Currently, there are three possibilities for the future: The first is Netanyahu’s dream scenario, in which Mandelblit continues to deliberate, lengthens the procedure, adds more prosecutors to the Netanyahu dossier staff and ultimately decide to close the cases without an indictment. Under such circumstances, Netanyahu would again emerge a great victor. He could claim, as he did after another investigation against him was closed in 2000, that he suffered ongoing persecution, even a coup attempt. It could turn him into Israel’s version of Turkish President Recep Tayyip Erdogan. The sky would be the limit. But the odds that things will go this way are low: perhaps 10%, maximum15%.

The second possibility is Netanyahu’s nightmare: The attorney general speeds up the proceedings and announces an indictment against the prime minister on charges of bribery, at least with regard to one dossier (presumably Case 4000), and other minor indictments (fraud and breach of trust) on additional files (probably Case 1000). Netanyahu would have little chance of continuing to serve as prime minister in the course of a bribery trial. True, there is no specific Israeli law that addresses this situation but it has never happened before in the history of the State of Israel and the High Court of Justice will never allow it. Of course, that doesn’t mean that Netanyahu wouldn’t try his hardest to make it happen.

This second scenario has probably the highest chances. There are no legal experts in Israel who truly think that the stockpile of charges against Netanyahu could be dismissed without an indictment. The vast majority of experts hold that Case 4000 constitutes a clear case of bribery. Mandelblit will face sharp criticism if his decision runs counter to the spirit of the police recommendations, which are also supported by the attorney Mandelblit’s office assigned to accompany the investigators. Mandelblit conducted the investigation from up close, authorized each action taken and is aware of all the materials. At the moment, this situation seems to be a 50% likelihood.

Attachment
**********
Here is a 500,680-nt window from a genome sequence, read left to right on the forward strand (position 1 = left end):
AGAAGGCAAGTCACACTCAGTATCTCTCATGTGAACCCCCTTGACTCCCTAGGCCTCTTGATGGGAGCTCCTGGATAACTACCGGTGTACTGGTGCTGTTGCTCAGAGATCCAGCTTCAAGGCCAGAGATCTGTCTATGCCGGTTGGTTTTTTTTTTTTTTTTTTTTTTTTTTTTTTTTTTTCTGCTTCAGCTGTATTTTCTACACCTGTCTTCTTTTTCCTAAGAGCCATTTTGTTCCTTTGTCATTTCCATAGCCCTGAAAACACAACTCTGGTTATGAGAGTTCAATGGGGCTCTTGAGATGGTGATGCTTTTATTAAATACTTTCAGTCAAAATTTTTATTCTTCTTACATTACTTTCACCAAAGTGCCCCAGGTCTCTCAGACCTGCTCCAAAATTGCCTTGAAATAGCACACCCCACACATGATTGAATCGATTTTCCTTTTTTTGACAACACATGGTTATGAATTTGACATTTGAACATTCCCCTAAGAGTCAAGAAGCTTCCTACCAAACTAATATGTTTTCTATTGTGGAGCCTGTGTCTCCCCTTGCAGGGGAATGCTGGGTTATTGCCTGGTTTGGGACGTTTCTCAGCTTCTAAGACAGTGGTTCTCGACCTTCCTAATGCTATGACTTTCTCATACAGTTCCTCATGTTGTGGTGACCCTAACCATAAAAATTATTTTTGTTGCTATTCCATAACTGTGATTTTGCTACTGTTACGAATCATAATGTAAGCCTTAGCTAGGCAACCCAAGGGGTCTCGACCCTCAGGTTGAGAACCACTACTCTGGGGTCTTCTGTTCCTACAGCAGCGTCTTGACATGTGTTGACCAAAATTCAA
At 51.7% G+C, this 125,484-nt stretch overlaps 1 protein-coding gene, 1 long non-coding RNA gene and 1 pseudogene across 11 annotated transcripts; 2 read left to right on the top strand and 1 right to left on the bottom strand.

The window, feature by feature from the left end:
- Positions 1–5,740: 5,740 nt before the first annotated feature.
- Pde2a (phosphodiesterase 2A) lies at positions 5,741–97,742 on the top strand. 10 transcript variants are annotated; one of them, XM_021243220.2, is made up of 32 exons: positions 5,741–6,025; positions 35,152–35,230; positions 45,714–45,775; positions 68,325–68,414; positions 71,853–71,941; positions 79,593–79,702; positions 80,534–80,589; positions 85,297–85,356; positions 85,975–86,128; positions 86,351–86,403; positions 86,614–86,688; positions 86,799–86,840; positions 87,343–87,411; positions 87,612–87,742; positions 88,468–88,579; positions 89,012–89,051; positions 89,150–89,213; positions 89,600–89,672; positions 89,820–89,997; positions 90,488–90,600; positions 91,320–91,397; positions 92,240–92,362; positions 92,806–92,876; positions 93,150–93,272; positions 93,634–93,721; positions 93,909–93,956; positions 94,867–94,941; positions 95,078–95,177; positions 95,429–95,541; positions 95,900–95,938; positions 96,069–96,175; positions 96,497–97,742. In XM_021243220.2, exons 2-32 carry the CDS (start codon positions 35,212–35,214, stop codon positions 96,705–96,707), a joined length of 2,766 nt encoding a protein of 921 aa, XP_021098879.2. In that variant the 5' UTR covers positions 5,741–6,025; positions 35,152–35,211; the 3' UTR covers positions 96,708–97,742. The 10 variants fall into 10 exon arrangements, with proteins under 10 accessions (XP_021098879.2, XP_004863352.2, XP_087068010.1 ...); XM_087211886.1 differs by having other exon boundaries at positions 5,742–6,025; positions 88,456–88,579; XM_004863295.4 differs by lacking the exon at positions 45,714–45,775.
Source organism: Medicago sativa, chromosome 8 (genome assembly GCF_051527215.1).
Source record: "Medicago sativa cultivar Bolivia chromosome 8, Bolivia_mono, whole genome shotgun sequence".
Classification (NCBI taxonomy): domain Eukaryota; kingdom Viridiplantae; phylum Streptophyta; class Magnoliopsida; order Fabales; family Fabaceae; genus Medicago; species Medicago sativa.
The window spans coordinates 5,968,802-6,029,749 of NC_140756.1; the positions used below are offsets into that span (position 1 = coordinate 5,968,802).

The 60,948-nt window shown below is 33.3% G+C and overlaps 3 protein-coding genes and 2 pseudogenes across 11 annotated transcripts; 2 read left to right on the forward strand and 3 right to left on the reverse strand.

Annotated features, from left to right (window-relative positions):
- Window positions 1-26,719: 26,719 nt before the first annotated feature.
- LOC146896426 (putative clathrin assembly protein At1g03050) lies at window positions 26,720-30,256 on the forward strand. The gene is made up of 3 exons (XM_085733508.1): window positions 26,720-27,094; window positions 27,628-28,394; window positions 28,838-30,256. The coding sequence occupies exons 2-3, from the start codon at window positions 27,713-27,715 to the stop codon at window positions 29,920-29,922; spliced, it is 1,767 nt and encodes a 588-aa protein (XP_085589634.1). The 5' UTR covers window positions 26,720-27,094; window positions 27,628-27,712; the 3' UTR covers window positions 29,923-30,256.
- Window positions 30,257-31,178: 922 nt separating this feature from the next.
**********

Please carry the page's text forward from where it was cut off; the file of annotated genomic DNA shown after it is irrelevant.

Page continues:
The third possibility is a middle-of-the-road option: Mandelblit submits a “thin” indictment against Netanyahu that does not include bribery (a heavy crime in Israel that would prevent the person from holding elected office, at least for some years). Such a situation would be the most dangerous for the Israeli public, because it would allow Netanyahu to conduct a stubborn, house-to-house rearguard fight while continuing to incite against the police. He might even find other entities to attack later on. Netanyahu is still a very popular prime minister with a solid standing in the polls and a right-wing electorate that believes his version of the events: According to Netanyahu, the charges against him are an illegitimate attempt to overthrow the government. Netanyahu’s followers will stick with their leader through hell or high water. Unfortunately, it will probably be hell.

Often in Israel, the scenario that plays out is one that no one could have predicted. One way or the other, this saga has crossed an additional milestone, a significant breakthrough. Now everything rests on the shoulders of Mandelblit, who was once Netanyahu’s cabinet secretary. And as far as Mandelblit is concerned, the nightmare scenario has already arrived.